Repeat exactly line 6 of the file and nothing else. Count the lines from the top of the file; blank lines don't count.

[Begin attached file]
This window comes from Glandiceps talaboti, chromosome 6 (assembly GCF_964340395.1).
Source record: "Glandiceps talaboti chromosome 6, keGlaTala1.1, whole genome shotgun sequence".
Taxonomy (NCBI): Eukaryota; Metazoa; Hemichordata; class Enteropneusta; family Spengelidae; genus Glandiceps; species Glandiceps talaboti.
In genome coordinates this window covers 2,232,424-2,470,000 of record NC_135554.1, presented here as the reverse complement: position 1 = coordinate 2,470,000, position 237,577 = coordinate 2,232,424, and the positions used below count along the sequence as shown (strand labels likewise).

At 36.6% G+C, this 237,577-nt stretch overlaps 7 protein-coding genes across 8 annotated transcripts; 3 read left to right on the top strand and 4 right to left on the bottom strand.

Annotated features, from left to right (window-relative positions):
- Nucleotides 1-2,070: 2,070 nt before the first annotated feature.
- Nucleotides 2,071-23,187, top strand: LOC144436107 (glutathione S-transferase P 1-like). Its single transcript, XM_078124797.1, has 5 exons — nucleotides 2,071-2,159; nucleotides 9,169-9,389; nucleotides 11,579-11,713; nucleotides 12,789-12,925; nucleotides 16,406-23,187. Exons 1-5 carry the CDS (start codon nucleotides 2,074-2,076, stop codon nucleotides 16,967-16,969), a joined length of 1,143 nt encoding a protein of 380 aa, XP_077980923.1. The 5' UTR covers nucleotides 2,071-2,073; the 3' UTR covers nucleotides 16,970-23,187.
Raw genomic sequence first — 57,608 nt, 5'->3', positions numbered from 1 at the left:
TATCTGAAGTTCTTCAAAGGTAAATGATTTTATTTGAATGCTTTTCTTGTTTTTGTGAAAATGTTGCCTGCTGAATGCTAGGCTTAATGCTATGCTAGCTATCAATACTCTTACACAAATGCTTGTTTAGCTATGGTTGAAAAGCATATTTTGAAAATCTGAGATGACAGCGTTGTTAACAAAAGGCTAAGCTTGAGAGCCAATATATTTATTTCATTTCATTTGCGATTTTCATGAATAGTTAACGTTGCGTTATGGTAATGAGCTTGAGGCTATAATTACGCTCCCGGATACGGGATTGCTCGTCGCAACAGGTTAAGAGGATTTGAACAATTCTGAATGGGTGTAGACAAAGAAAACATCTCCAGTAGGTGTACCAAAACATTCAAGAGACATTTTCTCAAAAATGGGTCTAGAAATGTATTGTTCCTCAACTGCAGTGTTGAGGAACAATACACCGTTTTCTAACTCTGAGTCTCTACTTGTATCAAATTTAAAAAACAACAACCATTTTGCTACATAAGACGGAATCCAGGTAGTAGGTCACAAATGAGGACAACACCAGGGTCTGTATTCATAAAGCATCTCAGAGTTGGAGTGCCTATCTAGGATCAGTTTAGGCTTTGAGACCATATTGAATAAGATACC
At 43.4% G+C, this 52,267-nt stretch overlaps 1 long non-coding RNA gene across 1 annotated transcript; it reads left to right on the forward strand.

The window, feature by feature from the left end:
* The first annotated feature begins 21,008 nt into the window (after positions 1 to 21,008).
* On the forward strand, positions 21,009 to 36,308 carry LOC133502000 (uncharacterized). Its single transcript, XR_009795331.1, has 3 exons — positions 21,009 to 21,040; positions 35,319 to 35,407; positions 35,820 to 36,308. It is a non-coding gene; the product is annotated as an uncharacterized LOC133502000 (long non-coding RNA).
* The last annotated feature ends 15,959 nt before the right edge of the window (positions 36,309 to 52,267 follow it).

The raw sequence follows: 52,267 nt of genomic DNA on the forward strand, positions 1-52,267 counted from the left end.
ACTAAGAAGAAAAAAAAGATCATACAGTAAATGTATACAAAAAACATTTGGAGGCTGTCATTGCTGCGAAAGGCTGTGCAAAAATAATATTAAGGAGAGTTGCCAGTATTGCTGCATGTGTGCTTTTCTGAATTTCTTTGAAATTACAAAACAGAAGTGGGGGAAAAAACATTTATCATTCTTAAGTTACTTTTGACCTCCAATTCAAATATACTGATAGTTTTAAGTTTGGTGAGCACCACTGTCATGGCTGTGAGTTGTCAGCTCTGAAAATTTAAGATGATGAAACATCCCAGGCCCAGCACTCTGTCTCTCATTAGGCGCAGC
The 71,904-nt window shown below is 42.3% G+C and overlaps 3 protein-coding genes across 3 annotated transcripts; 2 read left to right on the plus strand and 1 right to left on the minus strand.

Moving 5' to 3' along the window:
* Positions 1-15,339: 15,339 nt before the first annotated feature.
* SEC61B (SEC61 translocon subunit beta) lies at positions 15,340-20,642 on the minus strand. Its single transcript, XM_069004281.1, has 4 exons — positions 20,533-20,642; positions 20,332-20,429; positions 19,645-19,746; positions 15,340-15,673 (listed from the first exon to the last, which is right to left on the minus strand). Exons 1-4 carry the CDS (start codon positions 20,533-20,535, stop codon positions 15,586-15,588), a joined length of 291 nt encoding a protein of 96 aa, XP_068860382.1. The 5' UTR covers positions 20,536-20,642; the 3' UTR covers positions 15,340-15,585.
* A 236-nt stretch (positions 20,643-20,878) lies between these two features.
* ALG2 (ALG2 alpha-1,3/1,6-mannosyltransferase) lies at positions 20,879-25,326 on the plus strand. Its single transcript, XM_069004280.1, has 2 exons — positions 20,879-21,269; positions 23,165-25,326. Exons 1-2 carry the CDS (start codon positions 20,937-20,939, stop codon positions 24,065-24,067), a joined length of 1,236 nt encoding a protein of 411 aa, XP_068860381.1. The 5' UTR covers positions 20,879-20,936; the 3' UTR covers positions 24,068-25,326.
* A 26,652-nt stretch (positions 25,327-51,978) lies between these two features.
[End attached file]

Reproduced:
Annotated features, from left to right (window-relative positions):